This website also provides chord progressions, a tuner, list of songs information on scales to chords relationships, licks and metronome for practice. A complete workshop for learning the fundamentals and advanced concepts of the guitar. It does not contain tablature notation or staff reading but it does contain theory knowledge of the circle of fifths to help the beginner understand the relationships of what they are playing on the instrument.

How to Read Sheet Music: Channel Your Inner Musician with These Simple Steps!

Provides an introduction lesson on how to read staff notation and music. provides lessons on basic music theory.

My performance on the Guitar

Cover of Fireside by The Arctic Monkeys off of their album AM




What Do I Know About Music Education Right Now?

What Do I Know About Music Education Right Now?

I understand that teaching music has a lot of fascists that needs to be tapped into adequately in order to have students learn about music and to see where else principles and skills of music can be applied to other classes as well as other life situations, and things that will arise in a students life. I understand how important the environment is for the student in education. The environment tells the students what to do. How an elementary school learning environment differs from a high school environment in it that the elementary school provides more of an experimental platform for students experiment in and make connections with visual and audible learning rather than a high school setting where they travel from class to class learning fro teachers with a specific knowledge in a subject. I understand that music education is similar to education in general in it that students learn with age and experience best above all other forms of teaching. Music education requires the teacher to be self elevating in the way they teach and demonstrate music concepts to students and to evaluate each student to see their understanding of the material and their strengths and weakness as a student. Music education is building relationships with students as often times music ensembles and classes for several grades for students end up with the same teacher for several marking periods or years. Music education also encourages students to participate in things outside of the class room whether it maybe festivals or other extra circular activities. Music education is also usually is one of the first things to be cut down in budgets when it comes to staff meetings and faculty of the school and the district. It is an uphill battle for music educators to express and explain the relevance and importance of music education to many of those who do not have an understanding of music. Music education also stresses the importance of exposing students to new ideas or new forms of music as to grab their interest in expanding their horizons with musical concepts, styles of music and playing as well as thinking creatively and outside the box which these skills learned in the music classroom can be applied to other classes or situations. Music education teaches students progressive improvement working slowly but surely to reach a goal/accomplishment. It teaches discipline and focus with diligence but also teaches how to be expressive and interpretive of what is to be performed. Music education also teaches students how to work together as an group to make a sound as a full ensemble. Music is many things. A limited thing it is not.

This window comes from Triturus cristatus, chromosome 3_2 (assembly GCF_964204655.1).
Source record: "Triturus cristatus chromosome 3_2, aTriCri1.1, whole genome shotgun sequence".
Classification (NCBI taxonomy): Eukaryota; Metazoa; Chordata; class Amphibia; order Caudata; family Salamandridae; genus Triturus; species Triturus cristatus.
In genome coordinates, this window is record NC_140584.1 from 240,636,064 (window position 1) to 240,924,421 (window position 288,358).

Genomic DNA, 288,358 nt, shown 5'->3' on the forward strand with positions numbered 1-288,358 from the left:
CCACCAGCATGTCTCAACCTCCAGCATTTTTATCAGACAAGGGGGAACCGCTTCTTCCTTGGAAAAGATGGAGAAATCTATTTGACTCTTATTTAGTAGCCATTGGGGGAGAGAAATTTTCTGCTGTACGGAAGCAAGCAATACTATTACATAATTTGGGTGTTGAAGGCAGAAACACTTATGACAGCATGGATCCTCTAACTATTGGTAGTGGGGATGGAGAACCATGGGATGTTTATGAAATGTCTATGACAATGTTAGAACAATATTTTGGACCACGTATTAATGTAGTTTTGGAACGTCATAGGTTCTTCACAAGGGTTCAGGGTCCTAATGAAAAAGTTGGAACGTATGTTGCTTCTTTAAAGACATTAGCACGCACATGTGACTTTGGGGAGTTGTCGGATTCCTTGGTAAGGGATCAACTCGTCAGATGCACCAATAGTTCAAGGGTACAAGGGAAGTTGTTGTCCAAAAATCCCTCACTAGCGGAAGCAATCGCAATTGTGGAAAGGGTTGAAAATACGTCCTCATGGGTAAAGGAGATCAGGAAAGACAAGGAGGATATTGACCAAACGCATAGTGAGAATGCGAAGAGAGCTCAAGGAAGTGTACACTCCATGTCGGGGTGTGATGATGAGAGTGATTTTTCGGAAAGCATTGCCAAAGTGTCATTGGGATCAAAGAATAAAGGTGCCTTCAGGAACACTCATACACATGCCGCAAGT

Joseph Field 5/8/15


Spring 2015

What I know about music education now 

Where we have been (topic wise) throughout the semester: discussion about how to teach, why we teach, challenges of teaching and developing your philosophy of teaching.